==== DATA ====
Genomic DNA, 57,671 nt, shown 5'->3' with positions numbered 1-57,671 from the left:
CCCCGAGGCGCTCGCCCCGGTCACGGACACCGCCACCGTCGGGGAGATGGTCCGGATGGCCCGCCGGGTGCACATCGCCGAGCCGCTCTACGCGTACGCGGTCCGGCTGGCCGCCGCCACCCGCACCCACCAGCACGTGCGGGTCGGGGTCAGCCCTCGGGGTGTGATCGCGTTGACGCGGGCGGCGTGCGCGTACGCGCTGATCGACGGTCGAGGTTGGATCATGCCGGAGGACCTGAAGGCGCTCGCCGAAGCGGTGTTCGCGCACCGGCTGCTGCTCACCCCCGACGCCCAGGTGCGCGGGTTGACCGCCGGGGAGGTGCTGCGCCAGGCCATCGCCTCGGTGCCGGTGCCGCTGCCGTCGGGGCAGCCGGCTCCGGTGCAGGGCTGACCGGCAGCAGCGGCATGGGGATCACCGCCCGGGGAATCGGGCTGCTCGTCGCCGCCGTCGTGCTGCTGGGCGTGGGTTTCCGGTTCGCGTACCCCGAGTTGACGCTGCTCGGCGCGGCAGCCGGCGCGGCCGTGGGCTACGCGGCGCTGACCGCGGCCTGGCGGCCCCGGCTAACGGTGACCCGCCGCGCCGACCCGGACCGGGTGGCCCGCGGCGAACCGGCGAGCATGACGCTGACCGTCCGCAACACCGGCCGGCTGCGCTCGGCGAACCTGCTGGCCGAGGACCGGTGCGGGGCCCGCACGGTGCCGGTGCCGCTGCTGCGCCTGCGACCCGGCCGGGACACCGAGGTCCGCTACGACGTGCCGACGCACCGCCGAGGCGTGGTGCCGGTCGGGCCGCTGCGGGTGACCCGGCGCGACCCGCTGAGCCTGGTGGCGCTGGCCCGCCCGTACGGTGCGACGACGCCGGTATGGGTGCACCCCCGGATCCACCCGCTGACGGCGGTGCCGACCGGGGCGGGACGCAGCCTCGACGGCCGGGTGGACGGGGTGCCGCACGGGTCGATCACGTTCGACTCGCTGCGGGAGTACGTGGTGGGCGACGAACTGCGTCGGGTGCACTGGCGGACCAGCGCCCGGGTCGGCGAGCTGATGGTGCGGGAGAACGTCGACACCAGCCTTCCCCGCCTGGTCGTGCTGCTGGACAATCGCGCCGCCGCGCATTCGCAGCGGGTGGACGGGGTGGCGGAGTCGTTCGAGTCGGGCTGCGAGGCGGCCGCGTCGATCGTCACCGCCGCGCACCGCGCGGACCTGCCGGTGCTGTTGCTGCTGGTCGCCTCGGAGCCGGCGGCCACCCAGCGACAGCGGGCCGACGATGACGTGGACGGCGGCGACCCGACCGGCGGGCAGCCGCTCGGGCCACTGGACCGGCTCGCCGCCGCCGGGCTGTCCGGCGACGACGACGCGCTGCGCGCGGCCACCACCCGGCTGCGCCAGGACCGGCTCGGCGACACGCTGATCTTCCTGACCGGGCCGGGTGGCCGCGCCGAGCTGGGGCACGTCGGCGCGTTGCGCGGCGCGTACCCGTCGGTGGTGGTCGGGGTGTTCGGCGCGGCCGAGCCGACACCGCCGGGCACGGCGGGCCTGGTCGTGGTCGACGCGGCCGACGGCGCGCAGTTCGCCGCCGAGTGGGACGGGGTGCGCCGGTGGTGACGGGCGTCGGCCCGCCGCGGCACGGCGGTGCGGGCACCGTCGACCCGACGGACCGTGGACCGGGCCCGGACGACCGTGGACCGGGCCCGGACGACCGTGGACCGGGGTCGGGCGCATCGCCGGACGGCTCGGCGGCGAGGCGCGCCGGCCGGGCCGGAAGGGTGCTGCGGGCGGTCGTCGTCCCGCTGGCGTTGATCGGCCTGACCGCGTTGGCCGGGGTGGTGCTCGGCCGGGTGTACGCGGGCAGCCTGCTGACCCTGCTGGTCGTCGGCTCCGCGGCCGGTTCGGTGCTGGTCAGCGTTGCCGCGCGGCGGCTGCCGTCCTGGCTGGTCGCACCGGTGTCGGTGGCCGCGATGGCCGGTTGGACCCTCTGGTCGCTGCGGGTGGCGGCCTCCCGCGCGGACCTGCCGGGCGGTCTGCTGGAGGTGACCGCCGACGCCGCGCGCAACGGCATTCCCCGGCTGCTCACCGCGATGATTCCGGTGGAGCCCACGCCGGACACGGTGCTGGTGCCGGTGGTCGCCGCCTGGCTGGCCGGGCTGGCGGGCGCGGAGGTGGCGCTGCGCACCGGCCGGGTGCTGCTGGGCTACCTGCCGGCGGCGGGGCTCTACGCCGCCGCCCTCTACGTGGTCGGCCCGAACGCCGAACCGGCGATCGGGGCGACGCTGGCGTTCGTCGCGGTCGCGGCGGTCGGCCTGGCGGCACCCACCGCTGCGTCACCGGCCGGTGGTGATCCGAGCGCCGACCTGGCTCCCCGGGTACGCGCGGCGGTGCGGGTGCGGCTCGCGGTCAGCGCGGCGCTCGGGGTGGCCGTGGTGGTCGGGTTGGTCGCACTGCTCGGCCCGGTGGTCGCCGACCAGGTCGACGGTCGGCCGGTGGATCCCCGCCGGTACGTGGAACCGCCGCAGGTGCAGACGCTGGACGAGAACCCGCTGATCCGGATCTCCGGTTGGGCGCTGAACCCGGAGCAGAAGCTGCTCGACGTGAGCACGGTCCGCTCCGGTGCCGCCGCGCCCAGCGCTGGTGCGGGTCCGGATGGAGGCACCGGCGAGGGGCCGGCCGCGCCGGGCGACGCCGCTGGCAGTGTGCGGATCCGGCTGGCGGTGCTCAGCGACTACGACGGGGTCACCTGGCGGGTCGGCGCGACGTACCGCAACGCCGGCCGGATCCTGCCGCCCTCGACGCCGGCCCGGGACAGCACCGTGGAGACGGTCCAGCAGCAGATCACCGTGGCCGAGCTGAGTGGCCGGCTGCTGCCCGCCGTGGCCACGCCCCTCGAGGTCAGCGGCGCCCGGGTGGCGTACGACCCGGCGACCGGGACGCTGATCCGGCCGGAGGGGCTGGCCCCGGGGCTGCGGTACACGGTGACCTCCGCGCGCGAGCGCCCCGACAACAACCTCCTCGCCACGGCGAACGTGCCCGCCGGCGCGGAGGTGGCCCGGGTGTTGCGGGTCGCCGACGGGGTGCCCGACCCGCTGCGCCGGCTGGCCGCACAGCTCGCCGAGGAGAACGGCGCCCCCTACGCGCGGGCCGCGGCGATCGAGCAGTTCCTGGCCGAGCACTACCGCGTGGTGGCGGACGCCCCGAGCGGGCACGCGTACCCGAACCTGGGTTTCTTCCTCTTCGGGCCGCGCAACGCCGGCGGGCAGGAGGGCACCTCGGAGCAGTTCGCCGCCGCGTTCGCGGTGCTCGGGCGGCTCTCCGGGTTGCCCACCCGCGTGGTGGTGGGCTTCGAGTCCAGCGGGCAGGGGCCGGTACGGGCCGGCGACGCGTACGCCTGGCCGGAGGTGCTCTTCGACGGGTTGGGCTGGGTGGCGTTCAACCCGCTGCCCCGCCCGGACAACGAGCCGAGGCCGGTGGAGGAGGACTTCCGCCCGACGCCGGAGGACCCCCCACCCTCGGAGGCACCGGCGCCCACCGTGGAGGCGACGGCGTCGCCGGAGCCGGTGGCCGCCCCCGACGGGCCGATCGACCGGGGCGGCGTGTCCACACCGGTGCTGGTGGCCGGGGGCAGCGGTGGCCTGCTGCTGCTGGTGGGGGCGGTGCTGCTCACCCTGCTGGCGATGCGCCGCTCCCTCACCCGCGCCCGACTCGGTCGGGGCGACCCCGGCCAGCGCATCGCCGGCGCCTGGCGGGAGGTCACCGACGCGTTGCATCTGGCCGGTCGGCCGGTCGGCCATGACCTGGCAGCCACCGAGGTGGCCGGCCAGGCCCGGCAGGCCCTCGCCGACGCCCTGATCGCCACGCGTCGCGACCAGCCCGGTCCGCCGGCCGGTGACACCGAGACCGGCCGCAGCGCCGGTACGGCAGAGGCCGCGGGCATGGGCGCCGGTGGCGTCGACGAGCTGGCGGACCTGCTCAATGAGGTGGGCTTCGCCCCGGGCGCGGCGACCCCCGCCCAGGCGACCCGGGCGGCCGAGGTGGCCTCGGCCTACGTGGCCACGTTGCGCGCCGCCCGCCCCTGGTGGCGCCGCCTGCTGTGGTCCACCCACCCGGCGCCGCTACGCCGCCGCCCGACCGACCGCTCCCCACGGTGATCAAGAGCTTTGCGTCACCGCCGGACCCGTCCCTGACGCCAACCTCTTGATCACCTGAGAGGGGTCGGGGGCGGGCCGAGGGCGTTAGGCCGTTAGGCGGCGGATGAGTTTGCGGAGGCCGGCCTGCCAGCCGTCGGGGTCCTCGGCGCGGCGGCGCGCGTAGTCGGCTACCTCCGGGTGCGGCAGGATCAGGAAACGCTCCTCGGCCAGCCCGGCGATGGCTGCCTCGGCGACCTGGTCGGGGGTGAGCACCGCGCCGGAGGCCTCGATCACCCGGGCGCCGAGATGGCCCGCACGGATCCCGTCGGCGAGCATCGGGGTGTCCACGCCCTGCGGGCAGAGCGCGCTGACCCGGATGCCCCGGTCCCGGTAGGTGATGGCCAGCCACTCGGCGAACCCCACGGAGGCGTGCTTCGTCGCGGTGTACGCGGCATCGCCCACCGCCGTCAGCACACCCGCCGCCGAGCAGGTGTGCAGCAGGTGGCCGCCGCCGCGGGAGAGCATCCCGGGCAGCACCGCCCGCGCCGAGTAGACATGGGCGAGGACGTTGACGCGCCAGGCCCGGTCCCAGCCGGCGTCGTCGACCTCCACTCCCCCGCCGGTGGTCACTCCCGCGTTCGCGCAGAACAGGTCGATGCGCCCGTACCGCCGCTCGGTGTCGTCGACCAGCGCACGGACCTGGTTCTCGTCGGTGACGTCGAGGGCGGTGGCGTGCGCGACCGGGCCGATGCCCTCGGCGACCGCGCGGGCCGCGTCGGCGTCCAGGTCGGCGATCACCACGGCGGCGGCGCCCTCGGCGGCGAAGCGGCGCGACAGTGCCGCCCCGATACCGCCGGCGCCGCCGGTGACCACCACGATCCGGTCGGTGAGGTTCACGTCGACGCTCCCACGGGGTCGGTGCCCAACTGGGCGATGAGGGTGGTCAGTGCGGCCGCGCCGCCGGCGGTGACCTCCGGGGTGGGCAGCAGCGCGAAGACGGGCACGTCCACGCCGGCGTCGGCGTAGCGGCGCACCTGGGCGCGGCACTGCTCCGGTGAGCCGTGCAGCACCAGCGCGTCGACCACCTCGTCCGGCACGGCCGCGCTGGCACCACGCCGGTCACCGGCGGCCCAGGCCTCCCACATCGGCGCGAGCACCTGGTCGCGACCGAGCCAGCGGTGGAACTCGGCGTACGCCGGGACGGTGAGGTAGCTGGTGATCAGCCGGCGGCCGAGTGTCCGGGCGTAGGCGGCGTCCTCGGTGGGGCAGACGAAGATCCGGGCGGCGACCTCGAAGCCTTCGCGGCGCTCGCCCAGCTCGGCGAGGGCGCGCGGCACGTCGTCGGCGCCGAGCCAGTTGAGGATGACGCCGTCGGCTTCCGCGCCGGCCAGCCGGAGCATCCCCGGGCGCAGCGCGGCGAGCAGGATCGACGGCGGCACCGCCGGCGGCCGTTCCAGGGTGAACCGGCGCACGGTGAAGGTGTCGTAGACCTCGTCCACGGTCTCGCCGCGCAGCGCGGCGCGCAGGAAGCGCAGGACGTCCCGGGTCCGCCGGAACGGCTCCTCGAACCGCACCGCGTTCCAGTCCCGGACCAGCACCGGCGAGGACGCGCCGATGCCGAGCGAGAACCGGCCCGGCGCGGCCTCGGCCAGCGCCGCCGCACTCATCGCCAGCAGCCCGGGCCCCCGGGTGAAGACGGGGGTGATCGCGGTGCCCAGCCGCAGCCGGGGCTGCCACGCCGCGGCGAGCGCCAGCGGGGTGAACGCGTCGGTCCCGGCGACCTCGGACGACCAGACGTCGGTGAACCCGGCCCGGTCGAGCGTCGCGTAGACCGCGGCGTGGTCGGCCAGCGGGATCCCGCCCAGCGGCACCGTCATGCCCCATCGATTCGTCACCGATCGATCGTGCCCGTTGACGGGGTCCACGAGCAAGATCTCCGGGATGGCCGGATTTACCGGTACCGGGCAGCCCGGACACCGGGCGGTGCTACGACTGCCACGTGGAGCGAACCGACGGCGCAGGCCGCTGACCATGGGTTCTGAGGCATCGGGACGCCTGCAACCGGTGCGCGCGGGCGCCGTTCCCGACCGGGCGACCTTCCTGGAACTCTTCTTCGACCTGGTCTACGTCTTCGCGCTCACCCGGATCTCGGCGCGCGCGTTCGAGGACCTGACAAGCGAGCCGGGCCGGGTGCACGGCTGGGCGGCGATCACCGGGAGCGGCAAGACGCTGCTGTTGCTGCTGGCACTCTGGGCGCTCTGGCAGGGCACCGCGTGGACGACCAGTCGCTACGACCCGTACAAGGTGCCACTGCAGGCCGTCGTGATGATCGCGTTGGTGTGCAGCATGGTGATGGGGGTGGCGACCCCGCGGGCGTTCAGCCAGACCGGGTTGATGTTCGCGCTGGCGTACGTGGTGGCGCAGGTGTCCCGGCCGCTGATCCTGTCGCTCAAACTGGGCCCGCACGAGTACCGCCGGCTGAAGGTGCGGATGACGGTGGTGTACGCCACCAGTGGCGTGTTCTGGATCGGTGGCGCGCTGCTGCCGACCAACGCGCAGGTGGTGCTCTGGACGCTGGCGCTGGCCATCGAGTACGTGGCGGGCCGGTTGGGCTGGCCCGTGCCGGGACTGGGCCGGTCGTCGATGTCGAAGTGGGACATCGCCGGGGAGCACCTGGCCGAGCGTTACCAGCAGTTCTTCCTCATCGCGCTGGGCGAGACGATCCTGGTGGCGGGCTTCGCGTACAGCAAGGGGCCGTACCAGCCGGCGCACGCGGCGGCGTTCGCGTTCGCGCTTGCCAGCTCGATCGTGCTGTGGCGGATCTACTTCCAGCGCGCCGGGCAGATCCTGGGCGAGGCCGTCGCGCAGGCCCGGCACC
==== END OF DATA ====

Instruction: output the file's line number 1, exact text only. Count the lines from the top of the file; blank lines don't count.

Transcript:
Genomic DNA, 57,671 nt, shown 5'->3' with positions numbered 1-57,671 from the left: